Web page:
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Coming Out Of The Political Closet

Talking politics between friends who are women is, quite often, taboo.

Coming Out Of The Political Closet

I’m embarrassed to say, I didn’t watch the third presidential debate on Monday night. Instead, I went out for a drink with the girls.

I actively follow politics: personally, I do it because it’s my civic responsibility and because it’s been a life-long interest. I attended my first political rally at age six for Jimmy Carter, and I brought my son to watch his first political speech at a campaign event for Barack Obama’s run for the U.S. Senate. Of course, it’s professionally wise for me to be current on all things political, since I write about it frequently in this column.

But even though the third and final head-to-head meeting of presidential candidates happened at the same time as our night out, the topic of politics only briefly came up during our Monday evening get-together—and only because CNN was playing on the TV monitor over the bar. Perhaps it was because we were all newer acquaintances just getting to know one another—the prime factor uniting us was having kids in the same class. Perhaps it was because, by this point in the campaign cycle, we were oversaturated with political discourse.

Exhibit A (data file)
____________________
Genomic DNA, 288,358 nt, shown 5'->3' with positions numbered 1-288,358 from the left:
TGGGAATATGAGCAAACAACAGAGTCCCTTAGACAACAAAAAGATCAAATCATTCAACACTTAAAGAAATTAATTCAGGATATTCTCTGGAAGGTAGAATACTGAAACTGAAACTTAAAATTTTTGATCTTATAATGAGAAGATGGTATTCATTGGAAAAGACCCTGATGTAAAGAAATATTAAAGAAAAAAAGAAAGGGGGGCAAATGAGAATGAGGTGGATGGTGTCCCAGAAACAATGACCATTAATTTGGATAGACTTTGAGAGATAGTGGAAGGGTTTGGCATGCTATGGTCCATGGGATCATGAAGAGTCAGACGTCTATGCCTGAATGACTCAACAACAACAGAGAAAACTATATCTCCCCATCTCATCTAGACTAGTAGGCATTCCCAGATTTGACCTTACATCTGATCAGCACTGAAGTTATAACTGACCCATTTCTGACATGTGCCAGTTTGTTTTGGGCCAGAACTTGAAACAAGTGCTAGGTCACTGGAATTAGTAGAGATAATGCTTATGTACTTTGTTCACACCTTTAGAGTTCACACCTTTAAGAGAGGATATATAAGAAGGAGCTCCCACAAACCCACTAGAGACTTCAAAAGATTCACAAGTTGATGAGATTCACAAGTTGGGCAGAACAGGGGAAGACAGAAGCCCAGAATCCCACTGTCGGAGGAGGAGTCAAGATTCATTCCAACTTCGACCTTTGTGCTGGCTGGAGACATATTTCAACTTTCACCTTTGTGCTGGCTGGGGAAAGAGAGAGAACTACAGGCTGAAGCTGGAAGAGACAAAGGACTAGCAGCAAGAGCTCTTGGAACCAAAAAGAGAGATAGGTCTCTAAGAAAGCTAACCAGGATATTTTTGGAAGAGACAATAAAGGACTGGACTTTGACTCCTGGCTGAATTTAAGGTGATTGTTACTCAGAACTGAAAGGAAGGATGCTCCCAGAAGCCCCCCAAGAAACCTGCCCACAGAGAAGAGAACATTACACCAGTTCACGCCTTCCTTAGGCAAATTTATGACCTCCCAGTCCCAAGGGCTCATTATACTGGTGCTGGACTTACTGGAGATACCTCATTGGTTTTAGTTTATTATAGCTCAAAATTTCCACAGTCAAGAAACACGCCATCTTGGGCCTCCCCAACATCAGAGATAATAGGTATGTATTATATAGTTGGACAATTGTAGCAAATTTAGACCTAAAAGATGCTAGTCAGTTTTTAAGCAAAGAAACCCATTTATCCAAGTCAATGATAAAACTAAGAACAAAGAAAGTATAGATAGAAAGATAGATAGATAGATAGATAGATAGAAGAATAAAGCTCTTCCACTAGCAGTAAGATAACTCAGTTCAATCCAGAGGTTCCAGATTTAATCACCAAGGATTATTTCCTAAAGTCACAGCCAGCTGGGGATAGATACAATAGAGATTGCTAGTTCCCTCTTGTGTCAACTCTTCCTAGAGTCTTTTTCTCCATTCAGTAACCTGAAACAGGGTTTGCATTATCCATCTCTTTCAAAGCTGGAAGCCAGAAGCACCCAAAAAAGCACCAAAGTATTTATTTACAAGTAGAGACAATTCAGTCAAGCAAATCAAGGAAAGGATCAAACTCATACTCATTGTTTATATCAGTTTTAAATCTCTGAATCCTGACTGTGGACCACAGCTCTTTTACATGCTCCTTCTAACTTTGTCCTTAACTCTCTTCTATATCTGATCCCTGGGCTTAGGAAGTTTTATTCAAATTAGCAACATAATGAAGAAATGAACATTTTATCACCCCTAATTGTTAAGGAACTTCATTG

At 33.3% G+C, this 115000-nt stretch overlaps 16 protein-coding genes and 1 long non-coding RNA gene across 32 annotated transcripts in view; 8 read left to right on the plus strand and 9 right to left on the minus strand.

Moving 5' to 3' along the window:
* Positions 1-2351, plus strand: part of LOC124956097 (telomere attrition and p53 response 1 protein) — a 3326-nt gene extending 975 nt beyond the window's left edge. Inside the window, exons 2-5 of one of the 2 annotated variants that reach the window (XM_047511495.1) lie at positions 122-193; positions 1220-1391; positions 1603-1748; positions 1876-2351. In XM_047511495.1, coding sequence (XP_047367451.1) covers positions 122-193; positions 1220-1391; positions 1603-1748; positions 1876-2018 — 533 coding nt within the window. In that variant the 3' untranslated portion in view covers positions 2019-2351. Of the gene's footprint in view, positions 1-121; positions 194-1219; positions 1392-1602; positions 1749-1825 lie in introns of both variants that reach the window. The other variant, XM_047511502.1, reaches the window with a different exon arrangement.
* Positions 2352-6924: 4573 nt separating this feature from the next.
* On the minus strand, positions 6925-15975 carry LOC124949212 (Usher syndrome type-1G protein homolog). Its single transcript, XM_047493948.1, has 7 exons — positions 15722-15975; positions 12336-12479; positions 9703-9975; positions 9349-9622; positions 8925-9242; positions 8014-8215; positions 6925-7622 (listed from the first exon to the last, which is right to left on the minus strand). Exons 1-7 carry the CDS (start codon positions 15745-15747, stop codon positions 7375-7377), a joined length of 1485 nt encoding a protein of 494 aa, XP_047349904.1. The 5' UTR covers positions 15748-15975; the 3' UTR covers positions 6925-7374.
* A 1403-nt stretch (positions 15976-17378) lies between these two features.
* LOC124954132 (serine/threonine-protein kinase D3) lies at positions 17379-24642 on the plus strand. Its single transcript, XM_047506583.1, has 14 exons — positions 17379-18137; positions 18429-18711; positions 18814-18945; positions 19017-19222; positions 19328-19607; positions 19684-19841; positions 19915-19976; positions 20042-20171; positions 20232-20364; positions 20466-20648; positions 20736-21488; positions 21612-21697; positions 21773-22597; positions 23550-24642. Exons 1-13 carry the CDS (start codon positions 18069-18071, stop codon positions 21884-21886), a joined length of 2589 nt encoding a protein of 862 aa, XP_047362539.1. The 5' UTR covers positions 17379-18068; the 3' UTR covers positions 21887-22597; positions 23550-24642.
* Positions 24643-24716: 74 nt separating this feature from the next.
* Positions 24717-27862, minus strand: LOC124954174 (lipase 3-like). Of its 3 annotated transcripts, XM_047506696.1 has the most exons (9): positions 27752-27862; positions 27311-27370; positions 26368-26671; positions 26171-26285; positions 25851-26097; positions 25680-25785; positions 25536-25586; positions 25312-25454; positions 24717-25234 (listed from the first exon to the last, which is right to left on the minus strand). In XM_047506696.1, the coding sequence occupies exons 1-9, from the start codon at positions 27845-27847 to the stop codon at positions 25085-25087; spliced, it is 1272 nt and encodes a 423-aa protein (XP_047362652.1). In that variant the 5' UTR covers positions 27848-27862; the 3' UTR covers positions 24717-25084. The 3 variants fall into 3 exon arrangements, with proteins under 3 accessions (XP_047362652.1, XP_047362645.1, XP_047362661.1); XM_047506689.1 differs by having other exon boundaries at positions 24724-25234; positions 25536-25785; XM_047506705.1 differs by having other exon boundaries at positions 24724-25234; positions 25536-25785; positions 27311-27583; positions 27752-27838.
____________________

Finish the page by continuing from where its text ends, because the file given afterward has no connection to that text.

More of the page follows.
But I have a different theory: talking politics between friends who are women is, quite often, taboo.

Yes, I’m definitely gender stereotyping here. I’m talking from my limited, anecdotal experiences—which already have a suburban middle-class bias in an upper-middle-class community. But it’s rare to go out on a political limb to declare support for one candidate over another, and then have a substantial exchange of thoughts with another woman without already knowing where she stands politically.

Think about your circle of friends. Unless you met volunteering at your candidate’s headquarters on voter phone-a-thon night, can you remember a time you asked what their political affiliation is? Last week, a woman I met through our kids admitted to me, “I’ve been best friends with one woman for the last six years, and I have no idea if she’s a Republican, Democrat or Independent!”

I certainly don’t think that women don’t have political views. Unlike a certain candidate—who likely considers working women an afterthought, or a group needing to get home early enough to make family dinner for their later-working husbands—I’m confident women can independently figure out who they support on their own.

This current presidential race increasingly looks like it will hinge on a gender vote. With so much coverage of women’s health care, fair pay and Lilly Ledbetter, Planned Parenthood, and the way women tend more to support social issues like marriage equality and gun control, the gender gap is larger than usual—near ‘historic highs’ according to the highly regarded  New York Times’ political statistician, Nate Silver.